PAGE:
4. Be prepared, stay supplied

Especially if you are boothing alone, or with a small number of people, staying supplied is very important. You are most likely going to be there for several hours. Make sure you have enough food and water to keep you energetic and happy. Conventions are a great place to pick up a sickness, so bring hand sanitizer, or Emergen-C if you are prone to sickness.

Screens, clear plastic and glass can call get smudged, especially if reachable by small children. Bring baby wipes or screen cloths to make sure you can keep everything looking clean.

We have found duct tape, zip ties, sharpies, and sticky notes to be of infinite unexpected usefulness while we are boothing. Duct tape can take care of any tripping hazards. It can also help keep display items prone to getting knocked over in place. We use a lot of controllers, and taping the wires to the backs of the tables keeps people from accidentally pulling out or bending the part of the plug that connects to the computer.

Sharpies and sticky notes can be used as ad-hock display augmentations. They are great for adjusting prices on the fly, or pinning little notices such as ‘free posters!’ to the bottom of the TVs you are demoing on.

Bring Extras

It sucks to have something critical to your display break midway through the day. It is even worse when you have nothing with which to replace it. Always bring extras of things that might potentially break or run out. We always bring extra controllers, as well as more business cards than we could possibly need.

5. Use your free time wisely

Even when there are no potential customers walking around, don’t just sit and twiddle your thumbs. There are plenty of things you can still do to make this boothing experience work for you. Some simple examples are tidying your booth, or replacing display items that have been moved or taken by customers.

The most beneficial thing you can do on your down time is to talk to your fellow boothers. Being at the same convention and same area, they probably have a lot in common with you. They can be a great potential contact. Not to mention, being on good terms with your fellow boothers can sometimes be a life saver when you are missing something for your display.

And when all else fails, engage with your booth as if you are a customer. People are more likely to be interested in a booth that other people are interested in. By engaging with your booth as a customer, you are giving the illusion that your booth is busy and has interest. If you are demoing a game, play it. If you are selling something wearable, try it on, model it in a mirror. Don’t necessarily pretend to be a customer, but give the impression that you are interested in your own product.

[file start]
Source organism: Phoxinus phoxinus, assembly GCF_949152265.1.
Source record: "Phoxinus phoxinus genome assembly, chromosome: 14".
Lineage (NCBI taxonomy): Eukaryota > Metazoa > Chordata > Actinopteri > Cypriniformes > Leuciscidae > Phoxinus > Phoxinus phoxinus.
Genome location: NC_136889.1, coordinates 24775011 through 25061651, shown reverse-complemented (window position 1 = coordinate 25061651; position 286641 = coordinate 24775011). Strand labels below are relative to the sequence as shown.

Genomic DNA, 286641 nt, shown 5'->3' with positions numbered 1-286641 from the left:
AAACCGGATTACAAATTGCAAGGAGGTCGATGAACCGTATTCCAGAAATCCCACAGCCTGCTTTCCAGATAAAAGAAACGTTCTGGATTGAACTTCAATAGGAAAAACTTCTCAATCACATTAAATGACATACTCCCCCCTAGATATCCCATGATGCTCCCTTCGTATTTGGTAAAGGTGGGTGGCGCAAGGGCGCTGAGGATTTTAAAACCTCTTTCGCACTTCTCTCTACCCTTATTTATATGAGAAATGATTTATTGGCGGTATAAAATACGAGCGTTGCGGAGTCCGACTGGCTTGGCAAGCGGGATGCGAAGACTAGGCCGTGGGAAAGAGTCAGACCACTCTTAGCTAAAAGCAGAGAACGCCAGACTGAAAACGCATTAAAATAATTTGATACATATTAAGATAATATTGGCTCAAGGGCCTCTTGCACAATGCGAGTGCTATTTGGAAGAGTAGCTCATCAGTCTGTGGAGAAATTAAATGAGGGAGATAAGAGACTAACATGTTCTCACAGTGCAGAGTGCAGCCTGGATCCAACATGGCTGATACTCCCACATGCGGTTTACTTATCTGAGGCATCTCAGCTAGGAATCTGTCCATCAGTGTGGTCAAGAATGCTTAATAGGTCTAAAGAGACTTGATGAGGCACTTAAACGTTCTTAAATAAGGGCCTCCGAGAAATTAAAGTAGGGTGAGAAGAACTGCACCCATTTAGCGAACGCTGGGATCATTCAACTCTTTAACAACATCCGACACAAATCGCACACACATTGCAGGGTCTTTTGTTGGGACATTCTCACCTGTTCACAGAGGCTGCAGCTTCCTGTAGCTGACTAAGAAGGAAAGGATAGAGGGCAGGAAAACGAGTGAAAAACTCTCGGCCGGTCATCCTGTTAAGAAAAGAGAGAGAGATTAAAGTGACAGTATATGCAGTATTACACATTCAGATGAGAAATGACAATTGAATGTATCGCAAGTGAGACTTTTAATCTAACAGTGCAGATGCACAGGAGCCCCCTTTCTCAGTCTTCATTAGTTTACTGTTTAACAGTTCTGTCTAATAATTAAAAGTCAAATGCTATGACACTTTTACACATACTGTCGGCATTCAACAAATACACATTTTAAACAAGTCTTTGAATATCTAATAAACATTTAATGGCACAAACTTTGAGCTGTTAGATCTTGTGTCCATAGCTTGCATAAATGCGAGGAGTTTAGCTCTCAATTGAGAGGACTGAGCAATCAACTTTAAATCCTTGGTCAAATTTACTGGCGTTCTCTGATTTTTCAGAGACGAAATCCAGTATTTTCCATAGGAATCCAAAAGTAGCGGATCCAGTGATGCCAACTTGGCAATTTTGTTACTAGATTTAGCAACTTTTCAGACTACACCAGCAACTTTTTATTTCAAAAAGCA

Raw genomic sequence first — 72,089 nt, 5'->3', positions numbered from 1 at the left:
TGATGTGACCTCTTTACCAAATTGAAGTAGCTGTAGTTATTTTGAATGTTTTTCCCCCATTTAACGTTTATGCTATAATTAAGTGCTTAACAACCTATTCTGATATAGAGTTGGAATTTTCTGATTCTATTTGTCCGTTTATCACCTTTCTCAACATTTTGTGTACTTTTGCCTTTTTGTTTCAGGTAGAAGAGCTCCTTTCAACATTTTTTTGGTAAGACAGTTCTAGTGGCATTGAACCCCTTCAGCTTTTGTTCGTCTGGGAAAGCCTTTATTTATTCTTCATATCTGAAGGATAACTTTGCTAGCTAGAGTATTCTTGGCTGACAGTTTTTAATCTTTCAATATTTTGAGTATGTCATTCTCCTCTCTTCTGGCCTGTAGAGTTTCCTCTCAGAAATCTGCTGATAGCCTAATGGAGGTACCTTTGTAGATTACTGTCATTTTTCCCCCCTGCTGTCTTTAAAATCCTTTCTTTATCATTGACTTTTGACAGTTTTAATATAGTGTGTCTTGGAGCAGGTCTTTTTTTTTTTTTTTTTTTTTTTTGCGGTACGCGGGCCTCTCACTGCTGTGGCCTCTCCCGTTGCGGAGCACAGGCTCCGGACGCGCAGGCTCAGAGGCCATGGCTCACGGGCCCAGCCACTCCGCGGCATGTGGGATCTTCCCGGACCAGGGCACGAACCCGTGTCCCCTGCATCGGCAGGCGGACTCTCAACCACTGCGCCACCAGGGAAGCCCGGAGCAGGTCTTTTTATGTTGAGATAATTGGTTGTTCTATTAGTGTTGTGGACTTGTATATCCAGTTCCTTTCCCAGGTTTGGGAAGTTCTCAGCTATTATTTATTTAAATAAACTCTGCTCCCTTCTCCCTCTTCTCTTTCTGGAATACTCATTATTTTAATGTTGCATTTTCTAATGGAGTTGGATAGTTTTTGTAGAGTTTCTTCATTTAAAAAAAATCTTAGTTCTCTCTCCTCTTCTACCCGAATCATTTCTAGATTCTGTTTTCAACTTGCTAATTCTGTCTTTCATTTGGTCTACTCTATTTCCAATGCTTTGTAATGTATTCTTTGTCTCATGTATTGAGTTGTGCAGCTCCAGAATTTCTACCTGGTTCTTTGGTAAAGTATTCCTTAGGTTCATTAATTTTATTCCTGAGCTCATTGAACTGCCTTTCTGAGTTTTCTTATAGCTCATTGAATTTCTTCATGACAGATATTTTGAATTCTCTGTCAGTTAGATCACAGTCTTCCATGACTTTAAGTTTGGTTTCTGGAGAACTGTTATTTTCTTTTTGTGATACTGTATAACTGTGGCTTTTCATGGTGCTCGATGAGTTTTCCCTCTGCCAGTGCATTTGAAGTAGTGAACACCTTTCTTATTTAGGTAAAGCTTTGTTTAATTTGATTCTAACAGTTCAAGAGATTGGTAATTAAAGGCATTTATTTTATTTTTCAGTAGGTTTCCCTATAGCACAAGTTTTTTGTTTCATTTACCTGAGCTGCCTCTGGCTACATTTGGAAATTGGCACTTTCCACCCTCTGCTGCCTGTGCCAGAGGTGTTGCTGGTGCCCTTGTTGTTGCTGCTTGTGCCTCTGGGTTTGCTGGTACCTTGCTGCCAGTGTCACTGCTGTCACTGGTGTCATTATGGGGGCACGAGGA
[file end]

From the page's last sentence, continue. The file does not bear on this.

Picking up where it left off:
If nothing else, remember that boothing is not about you, its about the customer. You have to make it easy for customers to engage with you and your product if you want to have a good show. The customers will not just come to you, no matter how good your product is. This is an opportunity for you to connect with your audience, so take advantage! Hopefully these tips will help you get the most out of your boothing experience. Good luck, and happy boothing!

2 thoughts on “Kersti’s Tips to Boothing”

  1. I’m too introverted to truly enjoy boothing, it would seem. Still, these are really good suggestions for any sort of sales/customer contact environment. Thank you, I really appreciate the blog.

    One suggestion: duct tape does everything, but it does it poorly. I know a lot of booths have a limited budget, but if you have the funds, it may be worth it to get a couple different types of tape that are more specialized: gaffer tape, painter tape, scotch tape… the facilities teams of the venue will be grateful and you may get better bang for your buck.


    1. Despite all the boothing I have done I still hate it. It feels like going to war. Lol. I can abide by my ‘stand up and engage people’ rule for only so long before I have to hide behind the table. Having more than one person at the booth to take over when one is depleted really helps with that though.

      Good idea on the tape. Douple-sided tape is very useful as well. And if you bring a rug, carpet tape is a must.